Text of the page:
Sejong Policy Series
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Sejong Policy Series

A Study on North Korea’s Factors for Provocations and Negotiations regarding Nuclear Weapons: Implications of Case Analysis and Future Directions for South Korea’s Policy on North Korea
2018.02.05  Monday
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Hyun-ik Hong
A Study on North Korea’s Factors for Provocations and Negotiations regarding Nuclear Weapons: Implications of Case Analysis and Future Directions for South Korea’s Policy on North Korea

   Currently, in the early weeks of 2018, it is almost impossible to achieve denuclearization of North Korea at once and North Korea’s advancement and completion of nuclear arsenal cannot be overlooked as now. Hence, it is wise to deter North Korea from carrying out another provocative act first and then move on to induce the ultimate goal of denuclearization. In this regard, the study, focusing on the fact that the South Korean and American policy on North Korea have had considerable, if not decisive, influence on North Korea’s foreign policy, delves into the questions of by which means, how, and in what point in time has North Korea changed its attitude toward provocations, negotiations, and agreement regarding its nuclear development.
   To this end, the study, answering the question of in what situation does North Korea’s foreign policy diverge between provocations and compromise, selects cases of major provocations and compromises since the North Korean nuclear issue emerged in the early 1990s. For each case, it examines the South Korean and American policies toward North Korea that influenced North Korea’s change in attitude and analyzed the influence. Taking a comparative analysis of the conclusions drawn from each case, the study addresses the general nature of policy decisions regarding the North Korean nuclear issue.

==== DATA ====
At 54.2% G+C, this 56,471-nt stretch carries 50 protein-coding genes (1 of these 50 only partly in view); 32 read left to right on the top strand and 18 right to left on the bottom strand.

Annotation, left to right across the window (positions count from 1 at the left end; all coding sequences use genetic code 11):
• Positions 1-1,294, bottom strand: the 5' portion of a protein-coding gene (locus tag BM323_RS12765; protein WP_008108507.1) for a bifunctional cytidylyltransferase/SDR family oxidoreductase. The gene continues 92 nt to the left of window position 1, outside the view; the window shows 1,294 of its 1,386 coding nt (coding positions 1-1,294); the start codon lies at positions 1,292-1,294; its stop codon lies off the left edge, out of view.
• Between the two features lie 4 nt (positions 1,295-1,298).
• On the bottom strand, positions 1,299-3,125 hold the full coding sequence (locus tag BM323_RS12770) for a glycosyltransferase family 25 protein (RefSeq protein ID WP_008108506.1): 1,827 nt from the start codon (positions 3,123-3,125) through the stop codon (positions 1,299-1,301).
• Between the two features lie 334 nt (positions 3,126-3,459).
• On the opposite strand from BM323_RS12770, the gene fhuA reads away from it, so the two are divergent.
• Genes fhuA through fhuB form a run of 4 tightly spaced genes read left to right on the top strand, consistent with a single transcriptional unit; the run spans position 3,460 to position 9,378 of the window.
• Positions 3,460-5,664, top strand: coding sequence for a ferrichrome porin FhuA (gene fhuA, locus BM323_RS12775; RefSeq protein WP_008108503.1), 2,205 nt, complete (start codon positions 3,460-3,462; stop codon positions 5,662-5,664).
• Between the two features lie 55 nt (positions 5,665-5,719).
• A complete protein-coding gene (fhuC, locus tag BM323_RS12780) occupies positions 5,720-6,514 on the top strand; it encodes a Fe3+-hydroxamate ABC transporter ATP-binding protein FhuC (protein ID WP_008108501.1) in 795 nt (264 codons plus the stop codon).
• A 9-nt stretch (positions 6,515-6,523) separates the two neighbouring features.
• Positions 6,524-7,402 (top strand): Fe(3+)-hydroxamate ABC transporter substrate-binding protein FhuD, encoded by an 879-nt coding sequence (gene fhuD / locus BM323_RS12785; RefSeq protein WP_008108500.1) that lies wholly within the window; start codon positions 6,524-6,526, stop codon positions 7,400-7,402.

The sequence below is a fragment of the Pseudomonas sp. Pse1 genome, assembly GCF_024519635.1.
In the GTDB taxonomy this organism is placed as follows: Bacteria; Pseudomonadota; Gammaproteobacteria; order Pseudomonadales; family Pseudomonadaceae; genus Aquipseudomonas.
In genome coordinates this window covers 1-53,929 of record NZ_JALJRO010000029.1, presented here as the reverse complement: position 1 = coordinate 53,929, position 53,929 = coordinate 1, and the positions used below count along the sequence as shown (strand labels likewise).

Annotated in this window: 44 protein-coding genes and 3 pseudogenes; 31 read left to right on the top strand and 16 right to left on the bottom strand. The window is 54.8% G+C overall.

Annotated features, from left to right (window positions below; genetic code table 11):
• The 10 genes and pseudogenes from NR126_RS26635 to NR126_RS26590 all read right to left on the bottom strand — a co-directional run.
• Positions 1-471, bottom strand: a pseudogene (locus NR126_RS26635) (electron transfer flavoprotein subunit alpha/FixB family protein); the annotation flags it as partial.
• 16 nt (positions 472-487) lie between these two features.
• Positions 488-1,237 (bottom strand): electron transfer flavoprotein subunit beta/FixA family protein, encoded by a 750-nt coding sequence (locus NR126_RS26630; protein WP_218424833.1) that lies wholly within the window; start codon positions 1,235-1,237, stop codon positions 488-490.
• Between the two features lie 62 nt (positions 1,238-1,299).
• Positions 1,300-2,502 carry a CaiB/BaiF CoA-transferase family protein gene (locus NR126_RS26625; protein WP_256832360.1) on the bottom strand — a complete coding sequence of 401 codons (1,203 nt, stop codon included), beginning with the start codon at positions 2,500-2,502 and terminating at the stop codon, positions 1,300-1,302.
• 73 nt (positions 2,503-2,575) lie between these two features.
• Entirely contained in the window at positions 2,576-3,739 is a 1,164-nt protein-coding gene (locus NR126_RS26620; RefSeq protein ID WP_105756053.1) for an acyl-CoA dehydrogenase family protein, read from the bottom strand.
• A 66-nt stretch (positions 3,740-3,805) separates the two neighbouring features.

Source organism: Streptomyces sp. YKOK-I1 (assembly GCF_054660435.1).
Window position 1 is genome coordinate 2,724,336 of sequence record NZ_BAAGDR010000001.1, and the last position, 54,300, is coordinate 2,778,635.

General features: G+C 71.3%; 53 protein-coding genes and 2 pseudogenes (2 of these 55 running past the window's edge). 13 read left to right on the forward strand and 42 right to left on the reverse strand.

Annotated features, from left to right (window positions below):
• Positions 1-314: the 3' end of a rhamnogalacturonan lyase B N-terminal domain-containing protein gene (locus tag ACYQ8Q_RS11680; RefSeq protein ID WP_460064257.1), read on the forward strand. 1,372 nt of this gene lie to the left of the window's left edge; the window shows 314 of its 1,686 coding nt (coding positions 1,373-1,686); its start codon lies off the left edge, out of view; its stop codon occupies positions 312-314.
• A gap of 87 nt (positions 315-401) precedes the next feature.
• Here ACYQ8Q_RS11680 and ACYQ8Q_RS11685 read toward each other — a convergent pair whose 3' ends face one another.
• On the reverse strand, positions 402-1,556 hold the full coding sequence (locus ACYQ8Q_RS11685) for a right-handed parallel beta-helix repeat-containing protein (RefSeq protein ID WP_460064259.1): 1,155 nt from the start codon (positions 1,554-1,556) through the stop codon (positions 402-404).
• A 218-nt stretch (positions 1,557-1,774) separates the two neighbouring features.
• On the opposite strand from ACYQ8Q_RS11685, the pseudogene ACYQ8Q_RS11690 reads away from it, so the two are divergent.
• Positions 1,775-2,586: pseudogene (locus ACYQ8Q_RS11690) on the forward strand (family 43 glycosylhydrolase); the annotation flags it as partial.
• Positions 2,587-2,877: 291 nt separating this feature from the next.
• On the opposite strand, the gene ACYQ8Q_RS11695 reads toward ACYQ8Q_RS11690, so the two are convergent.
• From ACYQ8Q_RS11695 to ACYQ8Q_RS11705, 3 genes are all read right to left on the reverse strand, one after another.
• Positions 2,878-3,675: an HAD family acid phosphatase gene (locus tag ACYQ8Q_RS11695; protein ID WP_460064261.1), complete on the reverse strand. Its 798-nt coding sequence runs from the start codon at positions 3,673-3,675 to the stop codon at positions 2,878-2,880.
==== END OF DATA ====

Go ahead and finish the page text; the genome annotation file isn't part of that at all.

It makes several concluding remarks as the following. First, North Korea engaged in a provocative act when the U.S. exerted strong pressure on it even if the inter-Korean relations were fine. North Korea was keen on engaging in dialogue with the U.S. and making compromises when the U.S. actively pursued to negotiate with North Korea even when the inter-Korean relations were strained by South Korea’s hardline stance. Finally, if the U.S. showed reticent to compromises, it required the South Korean government’s all-out diplomacy and firm determination to lead to compromises and agreements on the North Korean nuclear issue. Overall, the study confirms that the North Korea’s attitude and behavior regarding its nuclear program were swayed more by the U.S. policy concerning North Korea than that of South Korea.
   Moreover, as the North Korean regime demanded more concessions for its nuclear issue as its nuclear capabilities advanced, negotiations have become difficult as time went by and the cost incurred to South Korea and the U.S. for the compromise has increased unless North Korea succumbed to them. Accordingly, Seoul should seek a more proactive and creative approach to the peaceful solution of the North Korean nuclear problem with the confidence that it already outclassed Pyongyang on the competition of systems. It should employ a phased approach with the suspension as the middle stage, design a ROK-U.S.-China trilateral comprehensive package plan that contains inclusive security-to-security exchange based on mutual security and the ‘action-for-action’ formula, and suggest this along with an alternative plan, pressuring North Korea to abandon its nuclear ambitions. The terms of the agreement should be flawless and should entail flexible management to guarantee success. Evidently, in any case, the South Korean government should prevent the worst case scenario from happening.

Volume: 2018-2
Publisher: The Sejong Institute
Publication Date: February 5, 2018
Paperback, 170 pages